The humanitarian situation continues to deteriorate as a direct result of the armed conflict in and around Tripoli.
The use of explosive weapons – including artillery shelling and aerial bombardment – in populated areas continues to cause civilian casualties. At least six people were killed and five people were injured in an apparent airstrike in Qasr Bin Ghashir on 14 May. 126 civilian casualties, including 29 fatalities, have now been confirmed since the beginning of clashes. Humanitarians continue to remind parties of their obligations under international humanitarian law to take all feasible measures to avoid civilian harm, and call on all parties to refrain from using explosive weapons – including by aerial bombardment or shelling – in populated areas, given their likely indiscriminate effect.
Since the onset of hostilities on 4 April, over 75,000 individuals have fled their homes, according to DTM-IOM tracking. Of these, over 48 per cent are estimated to be children and 51 per cent to be women. The rate of displacement has decreased somewhat since the start of the conflict, yet armed conflict continues to drive more and more families from their homes. The majority of IDPs are staying in private accommodation, with friends and relatives or in rental accommodation, mainly in urban areas of Tripoli. Many IDPs have also moved to areas along the coastal line of Western Libya
and the Nafusa mountains, while approximately 2,700 IDPs are hosted in collective shelters established by local authorities and first responders. 29 collective shelters have been set up to date, the majority of which are in schools with some others set up in holiday resorts and university dorms. An increasing number of IDPs are being identified in areas further away from Tripoli, a trend which is likely to increase the radius in need ofhumanitarian assistance.
Humanitarian actors estimate that over 100,000 men, women and children remain trapped in immediate frontline areas, with over 400,000 more in areas directly impacted by clashes. Concerns are high for civilians unable to leave these areas, as conditions deteriorate and emergency services are unable to get through. Water and electricity cuts are being reported from frontline areas, while market access and availability of food is very limited. Humanitarian actors continue to appeal for a humanitarian truce to allow civilians trapped in conflict areas to move freely to safer areas and for assistance to reach those in urgent need.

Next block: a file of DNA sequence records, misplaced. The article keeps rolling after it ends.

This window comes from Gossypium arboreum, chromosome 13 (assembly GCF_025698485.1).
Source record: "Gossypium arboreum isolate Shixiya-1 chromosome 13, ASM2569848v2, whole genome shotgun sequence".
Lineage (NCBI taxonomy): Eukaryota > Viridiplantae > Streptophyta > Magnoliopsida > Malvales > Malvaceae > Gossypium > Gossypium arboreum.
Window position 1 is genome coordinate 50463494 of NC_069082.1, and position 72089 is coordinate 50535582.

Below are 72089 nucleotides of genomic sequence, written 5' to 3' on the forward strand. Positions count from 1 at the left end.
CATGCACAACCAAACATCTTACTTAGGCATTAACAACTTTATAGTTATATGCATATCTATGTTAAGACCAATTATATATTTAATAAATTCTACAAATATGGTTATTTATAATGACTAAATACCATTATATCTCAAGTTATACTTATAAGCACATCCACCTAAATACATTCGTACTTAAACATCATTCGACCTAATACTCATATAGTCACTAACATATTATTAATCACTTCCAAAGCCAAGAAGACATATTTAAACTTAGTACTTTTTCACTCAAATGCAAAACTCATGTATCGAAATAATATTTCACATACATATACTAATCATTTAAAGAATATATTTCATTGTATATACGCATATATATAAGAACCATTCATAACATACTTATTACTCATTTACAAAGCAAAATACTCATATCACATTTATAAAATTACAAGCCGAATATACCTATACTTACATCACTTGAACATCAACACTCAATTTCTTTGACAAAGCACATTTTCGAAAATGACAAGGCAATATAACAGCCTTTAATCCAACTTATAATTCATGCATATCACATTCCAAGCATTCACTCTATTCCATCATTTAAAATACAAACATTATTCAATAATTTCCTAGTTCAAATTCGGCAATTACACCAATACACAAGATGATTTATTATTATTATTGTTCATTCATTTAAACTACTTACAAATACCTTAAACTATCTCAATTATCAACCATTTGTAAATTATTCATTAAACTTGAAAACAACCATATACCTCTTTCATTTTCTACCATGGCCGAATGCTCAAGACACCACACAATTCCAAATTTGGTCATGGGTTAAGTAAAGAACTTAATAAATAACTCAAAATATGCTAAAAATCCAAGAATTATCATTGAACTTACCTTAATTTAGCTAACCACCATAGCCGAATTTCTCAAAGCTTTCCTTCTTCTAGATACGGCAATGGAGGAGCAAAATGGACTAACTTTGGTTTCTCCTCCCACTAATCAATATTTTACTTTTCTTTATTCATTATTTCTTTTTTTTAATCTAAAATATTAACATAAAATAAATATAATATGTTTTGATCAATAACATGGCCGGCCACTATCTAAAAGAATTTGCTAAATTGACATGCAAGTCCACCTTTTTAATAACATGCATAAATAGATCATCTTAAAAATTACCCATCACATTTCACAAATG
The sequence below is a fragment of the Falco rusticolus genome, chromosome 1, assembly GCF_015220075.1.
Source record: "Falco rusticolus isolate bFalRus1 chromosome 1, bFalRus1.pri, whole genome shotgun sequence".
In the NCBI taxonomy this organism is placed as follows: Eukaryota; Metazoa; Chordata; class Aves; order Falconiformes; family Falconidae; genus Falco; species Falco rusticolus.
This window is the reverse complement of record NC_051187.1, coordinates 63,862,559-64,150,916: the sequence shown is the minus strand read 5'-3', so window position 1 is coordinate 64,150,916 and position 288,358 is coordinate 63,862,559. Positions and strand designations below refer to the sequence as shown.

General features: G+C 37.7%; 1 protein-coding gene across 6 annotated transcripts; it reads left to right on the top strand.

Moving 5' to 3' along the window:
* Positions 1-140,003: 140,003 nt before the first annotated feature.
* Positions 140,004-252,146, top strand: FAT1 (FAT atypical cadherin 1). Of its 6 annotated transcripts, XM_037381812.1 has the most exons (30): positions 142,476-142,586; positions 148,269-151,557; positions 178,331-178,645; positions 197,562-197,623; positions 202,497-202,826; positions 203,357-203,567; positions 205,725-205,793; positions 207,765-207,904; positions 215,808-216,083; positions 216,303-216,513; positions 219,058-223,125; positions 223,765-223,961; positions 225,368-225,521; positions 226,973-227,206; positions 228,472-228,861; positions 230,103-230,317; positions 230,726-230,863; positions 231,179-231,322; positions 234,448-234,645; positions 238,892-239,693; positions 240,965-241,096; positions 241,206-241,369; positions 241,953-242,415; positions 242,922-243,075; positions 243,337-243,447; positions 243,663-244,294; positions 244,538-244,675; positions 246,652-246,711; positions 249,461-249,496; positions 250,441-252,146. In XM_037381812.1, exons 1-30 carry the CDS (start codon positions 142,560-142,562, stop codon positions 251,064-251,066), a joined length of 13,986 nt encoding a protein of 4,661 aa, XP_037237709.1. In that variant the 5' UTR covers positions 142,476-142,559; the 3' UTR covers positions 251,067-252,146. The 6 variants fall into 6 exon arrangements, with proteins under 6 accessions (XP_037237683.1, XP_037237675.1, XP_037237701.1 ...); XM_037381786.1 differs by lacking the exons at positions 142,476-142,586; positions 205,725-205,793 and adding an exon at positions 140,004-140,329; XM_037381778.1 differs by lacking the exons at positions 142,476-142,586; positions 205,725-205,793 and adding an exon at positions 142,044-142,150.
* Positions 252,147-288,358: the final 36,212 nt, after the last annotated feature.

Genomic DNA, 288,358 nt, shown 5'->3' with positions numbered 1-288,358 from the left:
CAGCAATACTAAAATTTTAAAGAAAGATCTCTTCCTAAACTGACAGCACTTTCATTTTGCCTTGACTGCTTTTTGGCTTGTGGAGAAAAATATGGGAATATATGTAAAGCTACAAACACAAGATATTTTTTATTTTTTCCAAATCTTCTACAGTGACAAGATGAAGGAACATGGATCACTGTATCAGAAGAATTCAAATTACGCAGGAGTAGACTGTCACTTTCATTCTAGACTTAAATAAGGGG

Humanitarian actors are extremely concerned for the safety and wellbeing of nearly 3,400 refugees and migrants trapped in detentions centres (DCs) exposed to, or in close proximity to, the fighting. In addition to the risk posed by armed clashes, access to food, water and healthcare is severely restricted at these facilities as a result of the conflict. This week, humanitarian actors raised concerns over some 214 refugees and migrants intercepted at sea being brought to detention centres in conflict areas. On 11 May the Libyan Coast Guard intercepted 106 refugees and migrants (including 16 women and 4 children), transferring them to Azzawya Al Nasr DC. On 12 May, another 108 migrants and refugees were intercepted at sea and transferred to Tajoura DC. Both DCs are already exposed to, or at risk from, armed conflict. As highlighted by the Secretary-General on 4 April, “No one can argue that Libya is a safe port of disembarkation at this point.” Humanitarian actors continue to call for detained refugees and migrants to be released and provided with safe shelter until their asylum claims can be processed or they can be provided with safe repatriation assistance for reunification with their families.
The impact of clashes is being felt outside of Tripoli, as more IDPs arrive in other areas and disruptions in supplies of essential goods such as food and fuel exacerbate already existing scarcities in the south of Libya. Areas south of Ayn Zara, Khala, Azizya, Wadi Rabiya’a and Gasr Bin Ghashir remain largely inaccessible to humanitarian actors due to fighting and random shelling. However, during the past week a form of status quo in the conflict dynamics in Tripoli has allowed access to some urban areas where humanitarian actors were previously unable to reach. Humanitarian partners continue to express concern over lengthy delays and inconsistencies in the import and customs clearance of humanitarian cargo entering Libya and call for the fast-tracking of aid shipments to ensure timely delivery to affected populations.
Humanitarian partners continue to provide assistance, where access allows. Over 42,400 people have received assistance since the start of the conflict. However insufficient access and funding are impeding response operations. On 18 April, humanitarian partners launched a flash appeal for $10.2 million in support of the Tripoli response. However only 30% of the funding requirement has been pledged/received to date.